Recovery and cleanup efforts have started as the flood levels on the Fox River begin to recede.
Aid from around the country is pouring into McHenry County to help residents with assessments and cleanups of affected properties, but the homes that got hit the hardest likely will have to wait until the end of the week to begin recovery efforts, said David Christensen, McHenry County emergency management agency director.
“Attitudes are a lot better since we had sunshine, cooler temperatures and water is going down,” he said. “But homes still have water on and around them. We aren’t quite ready to start recovery yet.”
After receiving rainfall between 1 and 2½ inches this past weekend, the water levels rose to more than 13 feet.
As of Monday evening, the water level was at 12.78 feet at the Algonquin tailwater and is predicted to drop to 11 feet by Sunday, according to the U.S. Geological Survey.
Johnsburg Junior High School now is the home to volunteers from Rubicon, a veteran-led disaster response organization. The group has 40,000 volunteers nationwide and 36 of them were sent to McHenry County recently to help launch what they call “Operation Fox Yeah.”
Carol McCoy, a retired city government employee and a member of the Team Rubicon Incident Management Team, works as the incident commander overseeing all the volunteers for the Fox River flood.
Rubicon will conduct damage assessments and provide muck-out operations and debris removal, she said.
Some of those damage assessments started Monday, McCoy said, but some efforts can’t start until water is completely removed from flooded basements.
Rubicon deemed the Fox River flooding a Type 2 situation in a ranking system that goes up to five, with one being the most severe, McCoy said.
This system determines how long the team will stay based on the number of volunteers available and the number of work orders requested. Volunteers are estimated to be in the county for more than a month, but this may change as the group receives more information.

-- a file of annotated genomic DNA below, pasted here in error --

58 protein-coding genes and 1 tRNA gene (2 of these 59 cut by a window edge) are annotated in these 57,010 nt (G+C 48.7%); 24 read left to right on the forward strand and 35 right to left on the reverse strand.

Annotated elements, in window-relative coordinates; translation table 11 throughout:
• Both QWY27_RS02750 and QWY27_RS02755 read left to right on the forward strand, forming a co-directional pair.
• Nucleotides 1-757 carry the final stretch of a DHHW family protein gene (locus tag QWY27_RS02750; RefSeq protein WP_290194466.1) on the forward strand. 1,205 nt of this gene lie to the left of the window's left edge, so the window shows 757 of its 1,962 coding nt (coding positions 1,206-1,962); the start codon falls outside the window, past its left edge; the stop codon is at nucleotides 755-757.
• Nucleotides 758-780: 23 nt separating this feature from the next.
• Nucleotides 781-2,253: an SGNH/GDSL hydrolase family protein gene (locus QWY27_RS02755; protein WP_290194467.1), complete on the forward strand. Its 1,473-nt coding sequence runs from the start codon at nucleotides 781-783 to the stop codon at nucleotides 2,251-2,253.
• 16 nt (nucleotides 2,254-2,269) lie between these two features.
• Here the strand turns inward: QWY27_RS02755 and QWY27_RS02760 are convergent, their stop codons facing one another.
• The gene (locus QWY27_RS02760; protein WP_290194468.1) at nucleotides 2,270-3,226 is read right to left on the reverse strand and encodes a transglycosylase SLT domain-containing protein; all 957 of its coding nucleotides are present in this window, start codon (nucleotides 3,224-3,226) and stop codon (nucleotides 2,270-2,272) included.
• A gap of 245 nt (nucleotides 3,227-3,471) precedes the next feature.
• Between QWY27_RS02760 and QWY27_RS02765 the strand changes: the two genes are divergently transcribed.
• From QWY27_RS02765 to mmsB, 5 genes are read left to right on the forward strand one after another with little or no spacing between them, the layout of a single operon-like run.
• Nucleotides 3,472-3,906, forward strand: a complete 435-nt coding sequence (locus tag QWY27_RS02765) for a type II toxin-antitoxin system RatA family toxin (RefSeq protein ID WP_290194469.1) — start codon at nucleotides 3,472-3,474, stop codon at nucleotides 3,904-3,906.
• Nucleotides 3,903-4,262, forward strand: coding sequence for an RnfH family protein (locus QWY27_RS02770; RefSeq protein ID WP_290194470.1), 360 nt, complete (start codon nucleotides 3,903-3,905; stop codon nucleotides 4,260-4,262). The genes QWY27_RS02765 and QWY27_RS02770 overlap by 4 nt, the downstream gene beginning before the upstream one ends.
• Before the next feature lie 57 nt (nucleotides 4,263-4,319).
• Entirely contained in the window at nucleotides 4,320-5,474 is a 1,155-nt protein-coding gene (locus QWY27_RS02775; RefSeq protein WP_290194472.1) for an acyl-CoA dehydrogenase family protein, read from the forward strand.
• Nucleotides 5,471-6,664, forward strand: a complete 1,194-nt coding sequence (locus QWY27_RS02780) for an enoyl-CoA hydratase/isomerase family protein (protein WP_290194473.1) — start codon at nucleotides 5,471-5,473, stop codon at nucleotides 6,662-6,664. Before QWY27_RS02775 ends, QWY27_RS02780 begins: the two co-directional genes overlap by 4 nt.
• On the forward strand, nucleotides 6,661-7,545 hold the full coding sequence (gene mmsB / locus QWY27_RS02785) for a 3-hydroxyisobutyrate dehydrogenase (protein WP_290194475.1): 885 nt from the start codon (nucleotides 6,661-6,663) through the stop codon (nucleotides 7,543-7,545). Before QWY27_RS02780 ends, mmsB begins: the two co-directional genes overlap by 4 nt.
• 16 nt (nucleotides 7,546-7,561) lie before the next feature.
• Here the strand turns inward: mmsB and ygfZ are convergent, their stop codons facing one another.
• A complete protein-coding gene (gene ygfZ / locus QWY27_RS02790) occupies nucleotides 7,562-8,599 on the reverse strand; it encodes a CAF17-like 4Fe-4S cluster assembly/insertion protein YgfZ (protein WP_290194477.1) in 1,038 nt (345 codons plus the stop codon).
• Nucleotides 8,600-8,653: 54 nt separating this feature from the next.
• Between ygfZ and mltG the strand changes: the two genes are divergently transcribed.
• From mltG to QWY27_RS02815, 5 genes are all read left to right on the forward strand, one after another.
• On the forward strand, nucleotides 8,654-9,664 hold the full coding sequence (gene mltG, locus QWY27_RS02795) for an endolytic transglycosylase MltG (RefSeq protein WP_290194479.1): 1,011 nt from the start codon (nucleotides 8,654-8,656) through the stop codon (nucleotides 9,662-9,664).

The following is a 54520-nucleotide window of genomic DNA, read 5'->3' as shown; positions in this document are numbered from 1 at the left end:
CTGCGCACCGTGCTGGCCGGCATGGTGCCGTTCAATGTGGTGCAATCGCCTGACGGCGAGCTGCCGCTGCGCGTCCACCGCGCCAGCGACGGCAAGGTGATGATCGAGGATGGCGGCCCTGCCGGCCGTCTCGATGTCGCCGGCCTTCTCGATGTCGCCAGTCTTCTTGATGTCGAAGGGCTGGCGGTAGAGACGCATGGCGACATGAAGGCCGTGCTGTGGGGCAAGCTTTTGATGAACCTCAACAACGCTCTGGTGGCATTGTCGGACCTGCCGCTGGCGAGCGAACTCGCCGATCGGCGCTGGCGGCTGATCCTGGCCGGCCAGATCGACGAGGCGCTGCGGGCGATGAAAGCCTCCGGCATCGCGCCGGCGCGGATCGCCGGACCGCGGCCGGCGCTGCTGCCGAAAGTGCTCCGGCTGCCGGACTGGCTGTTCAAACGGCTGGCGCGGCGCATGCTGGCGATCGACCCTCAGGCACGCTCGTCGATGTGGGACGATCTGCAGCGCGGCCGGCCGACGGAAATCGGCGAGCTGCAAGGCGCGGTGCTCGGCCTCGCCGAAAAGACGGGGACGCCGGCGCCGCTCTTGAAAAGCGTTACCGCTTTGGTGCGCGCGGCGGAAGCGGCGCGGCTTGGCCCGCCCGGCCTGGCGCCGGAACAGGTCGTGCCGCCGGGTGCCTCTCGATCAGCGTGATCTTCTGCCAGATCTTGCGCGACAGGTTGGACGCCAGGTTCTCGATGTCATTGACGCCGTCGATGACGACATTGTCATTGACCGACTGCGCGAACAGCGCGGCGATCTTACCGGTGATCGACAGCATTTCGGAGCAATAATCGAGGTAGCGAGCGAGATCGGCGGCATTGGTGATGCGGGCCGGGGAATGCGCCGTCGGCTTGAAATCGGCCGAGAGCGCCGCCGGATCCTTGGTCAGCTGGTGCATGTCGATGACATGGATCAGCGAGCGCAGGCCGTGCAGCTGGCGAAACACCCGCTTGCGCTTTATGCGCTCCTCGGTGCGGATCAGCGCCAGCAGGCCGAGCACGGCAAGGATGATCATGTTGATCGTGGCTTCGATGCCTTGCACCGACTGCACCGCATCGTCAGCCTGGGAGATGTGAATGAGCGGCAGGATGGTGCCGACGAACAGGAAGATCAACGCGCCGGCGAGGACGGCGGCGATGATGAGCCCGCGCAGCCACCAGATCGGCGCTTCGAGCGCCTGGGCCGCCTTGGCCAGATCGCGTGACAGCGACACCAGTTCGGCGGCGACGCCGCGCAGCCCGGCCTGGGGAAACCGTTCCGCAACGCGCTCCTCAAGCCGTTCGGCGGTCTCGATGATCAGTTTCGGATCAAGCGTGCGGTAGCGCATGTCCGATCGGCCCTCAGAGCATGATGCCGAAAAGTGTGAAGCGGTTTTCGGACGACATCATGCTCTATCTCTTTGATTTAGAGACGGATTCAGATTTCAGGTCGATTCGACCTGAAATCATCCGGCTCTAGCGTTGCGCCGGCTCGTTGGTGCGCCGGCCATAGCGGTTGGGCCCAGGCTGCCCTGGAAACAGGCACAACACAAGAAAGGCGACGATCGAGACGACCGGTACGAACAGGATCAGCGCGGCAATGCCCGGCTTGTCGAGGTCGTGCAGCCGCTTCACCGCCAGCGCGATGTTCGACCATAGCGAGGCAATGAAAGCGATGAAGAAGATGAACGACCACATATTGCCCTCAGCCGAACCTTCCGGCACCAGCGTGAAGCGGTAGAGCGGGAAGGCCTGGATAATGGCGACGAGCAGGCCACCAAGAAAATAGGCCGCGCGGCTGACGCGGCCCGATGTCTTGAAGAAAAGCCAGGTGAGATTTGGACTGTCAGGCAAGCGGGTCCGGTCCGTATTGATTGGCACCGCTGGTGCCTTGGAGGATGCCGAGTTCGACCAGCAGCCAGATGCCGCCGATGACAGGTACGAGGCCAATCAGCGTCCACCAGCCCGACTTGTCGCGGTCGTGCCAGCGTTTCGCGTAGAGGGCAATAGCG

“As we build that list of people who need help, we’ll start recruiting for more volunteers so we can match up our workforce with what needs to be done,” McCoy said.
Those seeking help from Rubicon can call the crisis cleanup hotline at 800-451-1954. Until the full need is assessed, Rubicon is not looking for any more volunteers. More information for those affected or otherwise can be found by stopping by Rubicon’s vehicle parked in the McHenry Home Depot parking lot, 2461 N. Richmond Road.
The Information Technology Disaster Resource Center also is stationed outside the Home Depot to supply any connectivity and technological needs that other cleanup organizations may need.
Inside the vehicle, called a Forward Operations Base, the nationwide nonprofit set up satellite and wifi and offers video to the volunteer organizations coming in, Operations Director Joe Hillis said. This also will give the group the ability to see weather updates.
Workers started setting up these resources Monday. Moving forward, they will work to aid the community with any other technology needs not met, whether this be providing other local volunteer organizations with tablets, home lines or anything else they need, Hillis said.
The Red Cross also opened a respite center at the Nunda Township office, 3510 Bay Road, Crystal Lake. Cleanup kits, food, light medical care and counselors will be available for anyone affected by the flood, Nunda Township Supervisor Lee Jennings said.
Jennings said that several hundred kits are on hand to help residents clean up as the river recedes. The township has distributed more than 150,000 sandbags since flooding started, Jennings said.
“It seems like need for sandbags has subsided, but if it rains again ... then you never know,” Jennings said.
The center will be open from 10 a.m. to 7 p.m. Tuesday and Wednesday, and will extend days if needed, Jennings said.
• Northwest Herald reporter Brittany Keeperman contributed to this story.
Editor’s note: This story has been changed to reflect how many sandbags Nunda Township has distributed.